3) Buildup my land and air forces to a point where they would be powerful enough to overwhelm Taiwanese defenses in a gigantic amphibious requiring at least 500,000 soldiers making it to shore and then another 1 million soldiers (at least) pouring in as reinforcements once a good beachhead is secured.

Fortifying the economy to withstand the negative effects of trade disruptions and sanctions could be done soon, probably five years or less, perhaps one.

But the last two preliminary objectives are more than ten years away from being realistic.

An invasion would have to be preceded by China achieving complete air and naval control around Taiwan because of how vulnerable amphibious landing craft would be.

If the Chinese Navy is destroyed by intervening US and allied warships the amphibious landing could not go ahead, and my invasion will have failed.

And even if the Chinese Navy won the engagement there would still be serious dangers of the amphibious assault failing after control of the sea is established.

The narrowest point between the mainland and Taiwan is 81 miles. Therefore, any landing craft that sail from China would be on the sea for anywhere from 5 to 10 hours, depending on how fast their transports go.

That means my transports would be exposed to land based Taiwanese artillery and missile fire for 5 to 10 hours.

Out of an initial landing force of 500,000 I could easily lose half of that.

And whatever Chinese soldiers made it to shore would be slaughtered by hundreds of thousands of Taiwanese soldiers ready and waiting to crush my invading force at the landing points, in which case my invasion still fails.

Therefore, even defeating the United States and its allies is not enough if Taiwan defeats my landing force.

And given the complexities and dangers involved in what would be the largest amphibious landing in history it is entirely possible that the invasion would fail even if Taiwan fights alone.

Both, extremely risky, phases – control of the sea and successfully executing an amphibious assault on Taiwan – must be highly likely to succeed in order to justify the associated risk (unless Taiwan did something that might pose to much of a threat to the mainland to not act immediately, such as building its own nuclear weapons).

The simple problem for Xi is that it is not realistic for his military to pull off both required phases in the next decade.

One other game theory structural dynamic to consider is that the strategic circumstances favors China being attracted to postponing the timing of an invasion further into the future, perhaps perpetually.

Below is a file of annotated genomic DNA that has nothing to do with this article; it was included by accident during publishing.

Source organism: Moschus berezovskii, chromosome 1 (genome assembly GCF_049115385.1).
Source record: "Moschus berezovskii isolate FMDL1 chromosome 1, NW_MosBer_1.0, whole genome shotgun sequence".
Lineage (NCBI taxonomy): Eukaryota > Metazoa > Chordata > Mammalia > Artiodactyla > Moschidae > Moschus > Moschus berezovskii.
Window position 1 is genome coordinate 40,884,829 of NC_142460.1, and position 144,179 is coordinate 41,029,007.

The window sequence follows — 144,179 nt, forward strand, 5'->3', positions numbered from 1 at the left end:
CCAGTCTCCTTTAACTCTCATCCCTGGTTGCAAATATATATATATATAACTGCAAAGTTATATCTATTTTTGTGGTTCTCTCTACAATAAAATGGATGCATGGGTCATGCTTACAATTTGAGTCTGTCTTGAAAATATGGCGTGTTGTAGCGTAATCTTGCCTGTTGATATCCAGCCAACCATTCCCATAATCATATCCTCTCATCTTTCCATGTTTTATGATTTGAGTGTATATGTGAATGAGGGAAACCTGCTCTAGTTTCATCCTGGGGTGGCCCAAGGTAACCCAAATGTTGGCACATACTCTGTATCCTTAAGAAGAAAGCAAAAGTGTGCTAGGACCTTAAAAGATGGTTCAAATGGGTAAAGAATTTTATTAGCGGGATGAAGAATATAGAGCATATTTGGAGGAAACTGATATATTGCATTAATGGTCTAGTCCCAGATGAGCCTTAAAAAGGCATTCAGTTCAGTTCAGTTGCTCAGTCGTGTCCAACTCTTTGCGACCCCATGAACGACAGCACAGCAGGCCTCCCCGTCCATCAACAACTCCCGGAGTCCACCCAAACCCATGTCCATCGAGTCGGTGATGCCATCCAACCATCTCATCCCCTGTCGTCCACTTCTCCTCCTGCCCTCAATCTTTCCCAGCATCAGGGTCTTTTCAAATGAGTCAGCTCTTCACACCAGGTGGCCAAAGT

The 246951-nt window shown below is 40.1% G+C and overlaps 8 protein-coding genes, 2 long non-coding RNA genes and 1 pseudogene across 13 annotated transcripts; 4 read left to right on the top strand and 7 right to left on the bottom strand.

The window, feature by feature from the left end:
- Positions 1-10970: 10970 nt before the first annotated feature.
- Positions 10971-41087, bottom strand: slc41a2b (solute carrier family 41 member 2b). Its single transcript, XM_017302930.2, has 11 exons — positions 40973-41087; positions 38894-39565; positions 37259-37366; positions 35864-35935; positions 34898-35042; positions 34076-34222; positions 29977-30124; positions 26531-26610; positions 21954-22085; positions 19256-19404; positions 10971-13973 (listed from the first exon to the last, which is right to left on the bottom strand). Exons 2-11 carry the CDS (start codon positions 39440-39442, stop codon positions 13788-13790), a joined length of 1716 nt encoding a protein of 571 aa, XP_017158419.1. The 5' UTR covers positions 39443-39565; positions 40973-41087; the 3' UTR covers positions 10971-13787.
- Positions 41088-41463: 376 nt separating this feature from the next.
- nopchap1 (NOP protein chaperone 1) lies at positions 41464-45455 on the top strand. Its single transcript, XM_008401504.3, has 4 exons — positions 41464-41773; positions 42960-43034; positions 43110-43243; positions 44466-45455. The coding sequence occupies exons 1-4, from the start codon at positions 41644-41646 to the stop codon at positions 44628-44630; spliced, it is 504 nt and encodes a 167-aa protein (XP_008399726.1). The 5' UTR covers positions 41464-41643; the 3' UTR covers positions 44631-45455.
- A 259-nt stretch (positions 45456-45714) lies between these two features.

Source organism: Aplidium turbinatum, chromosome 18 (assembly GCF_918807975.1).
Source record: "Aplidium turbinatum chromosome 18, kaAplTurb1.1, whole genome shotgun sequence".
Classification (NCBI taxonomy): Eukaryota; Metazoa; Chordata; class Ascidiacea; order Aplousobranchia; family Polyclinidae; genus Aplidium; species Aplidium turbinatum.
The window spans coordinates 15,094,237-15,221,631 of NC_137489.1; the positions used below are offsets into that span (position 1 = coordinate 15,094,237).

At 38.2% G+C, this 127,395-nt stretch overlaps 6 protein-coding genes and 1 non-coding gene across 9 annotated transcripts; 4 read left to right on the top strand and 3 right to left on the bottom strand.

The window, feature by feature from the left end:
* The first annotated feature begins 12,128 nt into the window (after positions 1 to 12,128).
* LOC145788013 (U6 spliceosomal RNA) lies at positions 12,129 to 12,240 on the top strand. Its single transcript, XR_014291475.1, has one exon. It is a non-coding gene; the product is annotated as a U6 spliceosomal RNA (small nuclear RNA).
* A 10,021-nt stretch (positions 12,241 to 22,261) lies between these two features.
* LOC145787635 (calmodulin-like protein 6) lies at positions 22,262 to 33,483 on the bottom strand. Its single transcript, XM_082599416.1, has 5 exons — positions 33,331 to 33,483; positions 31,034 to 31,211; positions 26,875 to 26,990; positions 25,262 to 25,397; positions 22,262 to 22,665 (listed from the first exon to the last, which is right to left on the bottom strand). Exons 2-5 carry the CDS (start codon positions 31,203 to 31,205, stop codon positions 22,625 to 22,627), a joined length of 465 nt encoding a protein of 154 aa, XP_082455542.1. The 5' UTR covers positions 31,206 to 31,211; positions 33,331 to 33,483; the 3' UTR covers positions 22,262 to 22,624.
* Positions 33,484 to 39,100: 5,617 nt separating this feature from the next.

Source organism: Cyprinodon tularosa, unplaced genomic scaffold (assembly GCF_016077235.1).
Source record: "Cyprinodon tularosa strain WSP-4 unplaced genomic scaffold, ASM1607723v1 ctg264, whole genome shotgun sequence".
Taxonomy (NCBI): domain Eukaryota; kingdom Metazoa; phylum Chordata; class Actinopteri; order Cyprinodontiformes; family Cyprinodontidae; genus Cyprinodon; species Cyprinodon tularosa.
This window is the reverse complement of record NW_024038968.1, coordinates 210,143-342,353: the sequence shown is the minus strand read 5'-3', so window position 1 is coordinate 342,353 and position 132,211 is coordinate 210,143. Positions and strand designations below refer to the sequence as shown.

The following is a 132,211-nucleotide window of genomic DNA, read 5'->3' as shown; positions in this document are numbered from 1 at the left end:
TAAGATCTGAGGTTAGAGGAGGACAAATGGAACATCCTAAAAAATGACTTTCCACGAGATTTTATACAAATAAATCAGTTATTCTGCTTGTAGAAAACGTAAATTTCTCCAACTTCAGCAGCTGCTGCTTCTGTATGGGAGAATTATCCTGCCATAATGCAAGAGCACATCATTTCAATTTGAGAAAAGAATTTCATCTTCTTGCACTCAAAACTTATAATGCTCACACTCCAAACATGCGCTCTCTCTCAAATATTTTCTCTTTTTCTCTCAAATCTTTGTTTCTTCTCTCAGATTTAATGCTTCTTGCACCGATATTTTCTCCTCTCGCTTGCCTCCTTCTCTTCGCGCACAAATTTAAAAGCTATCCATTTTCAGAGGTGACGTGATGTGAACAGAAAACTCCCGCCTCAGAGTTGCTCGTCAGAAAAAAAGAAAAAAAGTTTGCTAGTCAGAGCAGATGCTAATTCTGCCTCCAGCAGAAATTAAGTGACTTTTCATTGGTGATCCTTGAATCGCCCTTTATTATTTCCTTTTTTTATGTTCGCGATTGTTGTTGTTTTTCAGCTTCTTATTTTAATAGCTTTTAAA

For example, if China has a 20% chance of taking Taiwan today but a 30% chance in ten years, the strategic incentives favor China postponing an invasion into the 2030s.

And in the 2030s if they have a 30% chance of annexing Taiwan but a 40% chance in the 2040s the incentives for China in the 2030s will be for them to postpone an invasion for another decade.

The final thing to consider is that tendency of the CCP is to be highly risk averse.

This means that that the Chinese Government would only attack if they were close to certain the mission would be a success.

Therefore they would be more strongly attracted than other nations to postponing an invasion in the present if they thought the odds would be just moderately better in the future.

Now return to the options for the United States listed earlier.

The reason America can give Taiwan a decade long security guarantee with (counter-intuitively) low risk is because the Chinese will be unlikely to try to invade within an earlier timeframe if they face the certain risk of US intervention.

By giving Taiwan a decade guarantee with renewal dependent on them further arming themselves we would be strongly incentivizing them to greatly increase their combat readiness (which should be close to Israeli and South Korean levels of military preparedness) and for them to step up their counter-intelligence operations so we have the option of giving them more technologically sophisticated weapons in the future.

It also gives America a chance to review whether we should renew the defense pledge in a decade.

If Taiwan is armed with thousands of long range anti-ship cruise missiles the island would be more dangerous to try to invade than it already is because Taiwan could probably use those missiles to knock out at half of the entire Chinese surface fleet in the opening hours of a conflict, even before US forces engage Chinese warships.

With an official American pledge to defend Taiwan the risk averse Chinese Communist Party would likely drop serious consideration of an invasion in the near term and prefer an attack in the future when they would have better odds.